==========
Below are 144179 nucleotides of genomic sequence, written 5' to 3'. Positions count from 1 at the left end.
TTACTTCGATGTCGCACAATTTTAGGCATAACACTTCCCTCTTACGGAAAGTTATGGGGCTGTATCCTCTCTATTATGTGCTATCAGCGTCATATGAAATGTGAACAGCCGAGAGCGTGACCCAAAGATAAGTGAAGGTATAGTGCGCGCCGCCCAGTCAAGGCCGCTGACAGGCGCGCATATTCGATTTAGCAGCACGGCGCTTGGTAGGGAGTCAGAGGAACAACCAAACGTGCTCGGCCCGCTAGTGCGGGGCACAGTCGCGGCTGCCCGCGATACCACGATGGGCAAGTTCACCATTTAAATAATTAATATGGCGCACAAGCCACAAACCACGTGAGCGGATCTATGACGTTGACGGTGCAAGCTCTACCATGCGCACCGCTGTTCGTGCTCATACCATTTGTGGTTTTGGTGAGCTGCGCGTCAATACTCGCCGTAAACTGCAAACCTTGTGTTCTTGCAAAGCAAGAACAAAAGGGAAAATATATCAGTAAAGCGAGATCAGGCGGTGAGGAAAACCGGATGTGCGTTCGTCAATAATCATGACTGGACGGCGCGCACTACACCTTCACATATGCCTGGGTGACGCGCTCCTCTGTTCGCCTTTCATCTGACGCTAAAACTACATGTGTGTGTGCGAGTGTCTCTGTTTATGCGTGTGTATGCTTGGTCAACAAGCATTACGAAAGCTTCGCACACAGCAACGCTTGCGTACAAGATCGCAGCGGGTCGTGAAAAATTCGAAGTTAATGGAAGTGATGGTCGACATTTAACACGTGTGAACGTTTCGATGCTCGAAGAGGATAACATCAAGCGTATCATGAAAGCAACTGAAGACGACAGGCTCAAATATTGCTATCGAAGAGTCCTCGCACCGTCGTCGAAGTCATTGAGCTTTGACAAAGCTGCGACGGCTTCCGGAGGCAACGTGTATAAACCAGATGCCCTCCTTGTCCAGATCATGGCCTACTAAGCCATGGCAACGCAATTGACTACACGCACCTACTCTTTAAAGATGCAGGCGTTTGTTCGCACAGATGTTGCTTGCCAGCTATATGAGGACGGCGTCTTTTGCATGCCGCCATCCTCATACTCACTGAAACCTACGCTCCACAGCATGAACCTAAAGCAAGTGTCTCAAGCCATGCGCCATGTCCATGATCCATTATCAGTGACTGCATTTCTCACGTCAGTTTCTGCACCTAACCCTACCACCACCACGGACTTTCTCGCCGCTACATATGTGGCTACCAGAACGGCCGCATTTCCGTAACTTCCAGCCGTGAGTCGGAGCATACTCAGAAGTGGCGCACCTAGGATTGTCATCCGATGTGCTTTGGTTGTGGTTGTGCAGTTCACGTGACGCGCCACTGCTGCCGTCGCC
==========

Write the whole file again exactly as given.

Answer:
Below are 144179 nucleotides of genomic sequence, written 5' to 3'. Positions count from 1 at the left end.
TTACTTCGATGTCGCACAATTTTAGGCATAACACTTCCCTCTTACGGAAAGTTATGGGGCTGTATCCTCTCTATTATGTGCTATCAGCGTCATATGAAATGTGAACAGCCGAGAGCGTGACCCAAAGATAAGTGAAGGTATAGTGCGCGCCGCCCAGTCAAGGCCGCTGACAGGCGCGCATATTCGATTTAGCAGCACGGCGCTTGGTAGGGAGTCAGAGGAACAACCAAACGTGCTCGGCCCGCTAGTGCGGGGCACAGTCGCGGCTGCCCGCGATACCACGATGGGCAAGTTCACCATTTAAATAATTAATATGGCGCACAAGCCACAAACCACGTGAGCGGATCTATGACGTTGACGGTGCAAGCTCTACCATGCGCACCGCTGTTCGTGCTCATACCATTTGTGGTTTTGGTGAGCTGCGCGTCAATACTCGCCGTAAACTGCAAACCTTGTGTTCTTGCAAAGCAAGAACAAAAGGGAAAATATATCAGTAAAGCGAGATCAGGCGGTGAGGAAAACCGGATGTGCGTTCGTCAATAATCATGACTGGACGGCGCGCACTACACCTTCACATATGCCTGGGTGACGCGCTCCTCTGTTCGCCTTTCATCTGACGCTAAAACTACATGTGTGTGTGCGAGTGTCTCTGTTTATGCGTGTGTATGCTTGGTCAACAAGCATTACGAAAGCTTCGCACACAGCAACGCTTGCGTACAAGATCGCAGCGGGTCGTGAAAAATTCGAAGTTAATGGAAGTGATGGTCGACATTTAACACGTGTGAACGTTTCGATGCTCGAAGAGGATAACATCAAGCGTATCATGAAAGCAACTGAAGACGACAGGCTCAAATATTGCTATCGAAGAGTCCTCGCACCGTCGTCGAAGTCATTGAGCTTTGACAAAGCTGCGACGGCTTCCGGAGGCAACGTGTATAAACCAGATGCCCTCCTTGTCCAGATCATGGCCTACTAAGCCATGGCAACGCAATTGACTACACGCACCTACTCTTTAAAGATGCAGGCGTTTGTTCGCACAGATGTTGCTTGCCAGCTATATGAGGACGGCGTCTTTTGCATGCCGCCATCCTCATACTCACTGAAACCTACGCTCCACAGCATGAACCTAAAGCAAGTGTCTCAAGCCATGCGCCATGTCCATGATCCATTATCAGTGACTGCATTTCTCACGTCAGTTTCTGCACCTAACCCTACCACCACCACGGACTTTCTCGCCGCTACATATGTGGCTACCAGAACGGCCGCATTTCCGTAACTTCCAGCCGTGAGTCGGAGCATACTCAGAAGTGGCGCACCTAGGATTGTCATCCGATGTGCTTTGGTTGTGGTTGTGCAGTTCACGTGACGCGCCACTGCTGCCGTCGCC